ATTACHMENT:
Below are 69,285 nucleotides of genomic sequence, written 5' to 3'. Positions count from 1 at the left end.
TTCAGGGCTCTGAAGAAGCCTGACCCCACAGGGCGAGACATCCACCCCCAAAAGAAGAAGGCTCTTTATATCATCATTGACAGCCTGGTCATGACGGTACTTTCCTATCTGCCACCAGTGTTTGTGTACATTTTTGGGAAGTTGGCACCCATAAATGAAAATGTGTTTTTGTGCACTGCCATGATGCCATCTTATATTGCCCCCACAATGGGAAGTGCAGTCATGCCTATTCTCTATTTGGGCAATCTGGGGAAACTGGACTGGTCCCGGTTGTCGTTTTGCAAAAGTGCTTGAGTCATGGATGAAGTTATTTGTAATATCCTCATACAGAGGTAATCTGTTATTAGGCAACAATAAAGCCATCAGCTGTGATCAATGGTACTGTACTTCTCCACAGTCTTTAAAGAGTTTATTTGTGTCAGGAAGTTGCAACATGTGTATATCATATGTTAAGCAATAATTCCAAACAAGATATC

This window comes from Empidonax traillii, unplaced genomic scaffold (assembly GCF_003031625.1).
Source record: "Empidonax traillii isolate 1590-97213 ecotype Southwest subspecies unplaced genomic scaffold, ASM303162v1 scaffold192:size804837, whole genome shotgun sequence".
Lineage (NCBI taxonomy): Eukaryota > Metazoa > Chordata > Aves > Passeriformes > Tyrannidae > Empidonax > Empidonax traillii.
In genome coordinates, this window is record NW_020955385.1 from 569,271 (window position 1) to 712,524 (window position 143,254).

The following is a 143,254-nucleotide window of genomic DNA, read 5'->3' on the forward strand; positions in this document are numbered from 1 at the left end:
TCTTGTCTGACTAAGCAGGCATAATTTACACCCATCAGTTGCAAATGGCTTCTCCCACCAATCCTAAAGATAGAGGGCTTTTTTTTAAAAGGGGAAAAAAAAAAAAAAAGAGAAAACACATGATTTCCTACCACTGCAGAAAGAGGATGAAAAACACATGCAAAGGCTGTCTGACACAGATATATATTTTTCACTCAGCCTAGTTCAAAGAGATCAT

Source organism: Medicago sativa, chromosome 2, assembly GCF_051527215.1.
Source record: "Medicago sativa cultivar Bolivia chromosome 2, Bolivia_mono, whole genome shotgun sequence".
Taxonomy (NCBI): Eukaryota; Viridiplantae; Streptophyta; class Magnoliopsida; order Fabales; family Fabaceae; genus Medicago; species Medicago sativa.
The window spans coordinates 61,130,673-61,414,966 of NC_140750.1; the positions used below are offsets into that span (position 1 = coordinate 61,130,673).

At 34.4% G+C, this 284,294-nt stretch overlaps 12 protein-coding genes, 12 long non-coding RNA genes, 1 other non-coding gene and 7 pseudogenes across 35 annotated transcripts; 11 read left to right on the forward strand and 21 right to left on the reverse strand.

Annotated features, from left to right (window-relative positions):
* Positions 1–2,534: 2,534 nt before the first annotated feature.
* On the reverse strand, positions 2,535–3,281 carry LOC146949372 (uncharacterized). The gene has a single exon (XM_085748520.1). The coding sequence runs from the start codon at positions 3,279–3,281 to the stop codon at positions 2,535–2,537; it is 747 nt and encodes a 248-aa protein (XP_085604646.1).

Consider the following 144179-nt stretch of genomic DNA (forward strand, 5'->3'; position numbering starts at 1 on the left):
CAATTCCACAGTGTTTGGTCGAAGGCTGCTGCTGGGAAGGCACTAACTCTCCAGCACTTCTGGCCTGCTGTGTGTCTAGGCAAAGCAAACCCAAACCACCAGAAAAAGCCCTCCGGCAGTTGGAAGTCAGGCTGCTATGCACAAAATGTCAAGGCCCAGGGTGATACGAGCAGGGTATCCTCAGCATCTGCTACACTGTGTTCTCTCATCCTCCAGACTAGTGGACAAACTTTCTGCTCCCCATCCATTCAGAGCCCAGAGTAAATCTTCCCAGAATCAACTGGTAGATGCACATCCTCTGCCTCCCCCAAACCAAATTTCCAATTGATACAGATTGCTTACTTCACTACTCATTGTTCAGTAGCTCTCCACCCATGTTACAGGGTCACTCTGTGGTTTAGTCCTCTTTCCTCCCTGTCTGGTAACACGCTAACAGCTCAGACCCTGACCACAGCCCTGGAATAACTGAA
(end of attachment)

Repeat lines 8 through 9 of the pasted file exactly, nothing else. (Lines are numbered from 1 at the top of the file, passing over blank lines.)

TCTTGTCTGACTAAGCAGGCATAATTTACACCCATCAGTTGCAAATGGCTTCTCCCACCAATCCTAAAGATAGAGGGCTTTTTTTTAAAAGGGGAAAAAAAAAAAAAAAGAGAAAACACATGATTTCCTACCACTGCAGAAAGAGGATGAAAAACACATGCAAAGGCTGTCTGACACAGATATATATTTTTCACTCAGCCTAGTTCAAAGAGATCAT

Source organism: Medicago sativa, chromosome 2, assembly GCF_051527215.1.